NCQA addresses integration of mental and behavioral health in medical home models

APA comments promote mental health screening and integration of mental and behavioral health services in NCQA medical home model

By Legal and Regulatory Affairs staff

December 8, 2011—The National Committee for Quality Assurance (NCQA) recently released a new version of the Consumer Assessment of Healthcare Providers and Systems Patient-Centered Medical Home Survey (CAHPS PCMH Survey) for use beginning in January 2012. Earlier this year, NCQA released its PCMH 2011 standards. Both the PCMH survey and standards reflect efforts to integrate mental and behavioral health into NCQA’s medical home model.

The APA Practice Directorate commended NCQA for these efforts and, during the development phase of these tools, submitted comments recommending specific changes to enhance behavioral health services. 

NCQA is a private, not-for-profit organization that develops quality standards and performance measures and provides accreditation, certification and recognition programs for health care providers and organizations. According to the NCQA, it accredits health plans covering 109 million Americans. 

NCQA often works to align its programs with relevant federal programs. For example, NCQA’s PCMH standards align with many elements of the federal program that rewards clinicians for using health information technology, and the CAHPS PCMH survey was developed in collaboration with the CAHPS Consortium, which is sponsored by the Agency for Healthcare Research and Quality.

NCQA’s medical home model emphasizes access to care, care coordination, health information technology and patient-centeredness. When NCQA released its updated PCMH standards earlier this year, it highlighted a “stronger focus on integrating behavioral health care and care management.”

For example, depression screening for all adults and adolescents is now included in the standard on comprehensive health assessments, as was requested in APA comments. (As initially proposed, depression screening would have been limited to adults with chronic health conditions and adolescents.) The PCMH standards also include “arranges or provides treatment for mental health and substance use disorders” as well as referral tracking and follow-up.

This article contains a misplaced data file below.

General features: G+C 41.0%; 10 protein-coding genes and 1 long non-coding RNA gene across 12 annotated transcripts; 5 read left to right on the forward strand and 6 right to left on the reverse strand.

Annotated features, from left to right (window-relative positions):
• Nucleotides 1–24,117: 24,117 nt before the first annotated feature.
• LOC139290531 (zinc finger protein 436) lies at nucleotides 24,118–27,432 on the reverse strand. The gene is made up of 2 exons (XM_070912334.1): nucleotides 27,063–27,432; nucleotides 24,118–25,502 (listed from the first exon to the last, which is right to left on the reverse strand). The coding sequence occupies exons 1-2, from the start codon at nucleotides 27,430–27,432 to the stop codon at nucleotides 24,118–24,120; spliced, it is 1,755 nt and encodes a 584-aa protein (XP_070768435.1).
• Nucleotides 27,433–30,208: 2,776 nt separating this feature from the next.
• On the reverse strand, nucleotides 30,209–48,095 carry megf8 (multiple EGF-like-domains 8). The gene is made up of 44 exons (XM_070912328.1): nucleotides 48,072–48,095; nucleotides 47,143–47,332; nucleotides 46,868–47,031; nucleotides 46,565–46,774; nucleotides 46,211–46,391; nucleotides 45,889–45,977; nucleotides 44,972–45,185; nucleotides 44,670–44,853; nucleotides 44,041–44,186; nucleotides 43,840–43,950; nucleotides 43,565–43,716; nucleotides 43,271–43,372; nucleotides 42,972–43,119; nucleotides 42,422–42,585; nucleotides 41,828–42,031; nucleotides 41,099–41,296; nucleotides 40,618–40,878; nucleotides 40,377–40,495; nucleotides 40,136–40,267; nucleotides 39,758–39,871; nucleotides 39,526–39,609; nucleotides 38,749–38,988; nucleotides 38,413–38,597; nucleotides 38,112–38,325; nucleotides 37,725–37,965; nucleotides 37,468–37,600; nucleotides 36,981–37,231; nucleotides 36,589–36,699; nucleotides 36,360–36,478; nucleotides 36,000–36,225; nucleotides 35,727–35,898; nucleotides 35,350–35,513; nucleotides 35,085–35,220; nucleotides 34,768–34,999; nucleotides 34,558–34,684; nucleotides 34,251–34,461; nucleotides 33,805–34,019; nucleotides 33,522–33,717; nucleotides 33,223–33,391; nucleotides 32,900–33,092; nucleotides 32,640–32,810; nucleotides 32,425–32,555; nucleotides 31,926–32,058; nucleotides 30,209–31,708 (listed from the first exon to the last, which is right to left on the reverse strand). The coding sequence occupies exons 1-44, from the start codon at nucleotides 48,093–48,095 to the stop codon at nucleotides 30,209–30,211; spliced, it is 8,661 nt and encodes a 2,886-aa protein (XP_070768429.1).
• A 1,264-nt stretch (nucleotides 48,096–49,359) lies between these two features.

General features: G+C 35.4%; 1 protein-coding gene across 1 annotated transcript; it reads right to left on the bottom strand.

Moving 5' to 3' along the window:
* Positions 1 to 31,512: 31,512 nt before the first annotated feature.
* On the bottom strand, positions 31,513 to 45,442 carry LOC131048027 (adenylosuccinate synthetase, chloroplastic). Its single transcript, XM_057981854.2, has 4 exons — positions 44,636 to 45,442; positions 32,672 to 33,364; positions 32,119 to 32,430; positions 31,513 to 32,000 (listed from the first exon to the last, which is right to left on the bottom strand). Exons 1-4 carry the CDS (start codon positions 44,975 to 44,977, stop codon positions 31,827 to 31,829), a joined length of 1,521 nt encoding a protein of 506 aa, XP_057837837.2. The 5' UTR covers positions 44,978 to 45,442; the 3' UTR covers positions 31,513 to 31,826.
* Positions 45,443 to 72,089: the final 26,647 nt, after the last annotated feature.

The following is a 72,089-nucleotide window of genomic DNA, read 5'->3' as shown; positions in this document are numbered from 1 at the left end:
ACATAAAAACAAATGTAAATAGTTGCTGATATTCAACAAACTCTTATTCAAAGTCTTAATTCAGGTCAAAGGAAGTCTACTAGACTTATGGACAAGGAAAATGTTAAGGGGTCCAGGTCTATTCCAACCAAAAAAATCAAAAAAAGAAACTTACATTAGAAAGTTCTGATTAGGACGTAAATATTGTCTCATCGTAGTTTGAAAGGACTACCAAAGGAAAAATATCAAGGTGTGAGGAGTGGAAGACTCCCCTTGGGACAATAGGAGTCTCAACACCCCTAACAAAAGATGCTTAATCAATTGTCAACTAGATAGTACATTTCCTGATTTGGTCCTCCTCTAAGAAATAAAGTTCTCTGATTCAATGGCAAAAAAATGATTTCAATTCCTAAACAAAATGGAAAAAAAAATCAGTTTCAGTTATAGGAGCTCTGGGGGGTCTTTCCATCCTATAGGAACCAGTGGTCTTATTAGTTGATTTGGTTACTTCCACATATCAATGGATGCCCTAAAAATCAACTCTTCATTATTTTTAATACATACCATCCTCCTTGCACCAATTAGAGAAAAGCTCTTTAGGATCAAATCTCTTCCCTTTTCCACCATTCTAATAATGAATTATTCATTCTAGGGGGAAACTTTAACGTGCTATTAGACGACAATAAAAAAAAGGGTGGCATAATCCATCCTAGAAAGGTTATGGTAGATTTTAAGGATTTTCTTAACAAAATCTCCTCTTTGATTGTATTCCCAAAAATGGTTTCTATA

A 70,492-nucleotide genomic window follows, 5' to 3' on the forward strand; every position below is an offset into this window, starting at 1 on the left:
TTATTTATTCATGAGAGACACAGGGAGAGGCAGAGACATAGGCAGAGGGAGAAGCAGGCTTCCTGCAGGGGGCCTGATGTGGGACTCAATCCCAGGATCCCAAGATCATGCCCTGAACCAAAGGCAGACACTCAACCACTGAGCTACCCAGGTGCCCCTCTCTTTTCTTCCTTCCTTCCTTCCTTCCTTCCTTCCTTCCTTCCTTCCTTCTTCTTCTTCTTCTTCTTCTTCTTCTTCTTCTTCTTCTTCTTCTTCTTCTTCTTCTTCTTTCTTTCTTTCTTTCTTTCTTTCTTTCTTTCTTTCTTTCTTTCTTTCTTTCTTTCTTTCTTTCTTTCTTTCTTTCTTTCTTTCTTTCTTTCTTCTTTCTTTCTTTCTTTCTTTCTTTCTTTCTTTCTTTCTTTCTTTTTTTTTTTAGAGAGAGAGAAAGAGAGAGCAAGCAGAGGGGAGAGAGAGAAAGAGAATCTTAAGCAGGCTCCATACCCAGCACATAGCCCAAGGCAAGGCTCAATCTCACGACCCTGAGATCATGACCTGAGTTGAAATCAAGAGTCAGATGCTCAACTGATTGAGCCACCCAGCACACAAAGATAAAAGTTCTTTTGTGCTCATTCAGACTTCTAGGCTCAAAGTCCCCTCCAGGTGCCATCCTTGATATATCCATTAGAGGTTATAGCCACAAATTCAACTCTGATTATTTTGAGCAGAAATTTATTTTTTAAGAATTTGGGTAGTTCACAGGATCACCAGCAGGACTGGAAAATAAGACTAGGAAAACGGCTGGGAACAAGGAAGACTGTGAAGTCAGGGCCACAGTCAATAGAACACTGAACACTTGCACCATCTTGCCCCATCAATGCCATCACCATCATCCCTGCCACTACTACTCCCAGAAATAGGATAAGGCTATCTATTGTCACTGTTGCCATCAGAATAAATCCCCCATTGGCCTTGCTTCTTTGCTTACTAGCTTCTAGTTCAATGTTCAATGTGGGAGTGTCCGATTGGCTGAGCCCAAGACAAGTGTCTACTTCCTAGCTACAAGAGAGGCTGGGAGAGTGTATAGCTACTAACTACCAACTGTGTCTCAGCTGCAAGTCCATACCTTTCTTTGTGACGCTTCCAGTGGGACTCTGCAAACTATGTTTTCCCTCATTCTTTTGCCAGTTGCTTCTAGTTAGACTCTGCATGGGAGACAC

Beginning in 2012, NCQA PCMH-Recognized practices may use the CAHPS PCMH survey to obtain an additional “Distinction in Patient Experience Reporting.” The CAHPS PCMH survey collects patient and family feedback to address domains such as communication and information, access to care, care coordination and comprehensiveness of care.

APA praised NCQA for including in the “comprehensiveness” domain many questions related to mental and behavior health for both children and adults. Survey questions for adults ask whether anyone in the provider’s office addressed issues such as depression, stress, substance use, personal and family problems and mental illness. The child version of the survey (completed by a parent) asks whether developmental issues including learning ability, moods and emotions were addressed.

Although we appreciate the extent to which mental health care is integrated into NCQA’s PCMH tools, many of APA’s specific suggestions were not followed. For example, we requested use of the term “health home” instead of “medical home” to emphasize the importance of treating the whole person. We also requested expansion of the list of providers who can be included in the CAHPS PCMH survey. Currently the only clinicians who are clearly eligible are physicians, nurse practitioners and physician assistants. 

NCQA PCMH program information, access to standards and surveys and additional resources are available on the website.

For more information, contact the Legal and Regulatory Affairs department by email or at (202) 336-5889.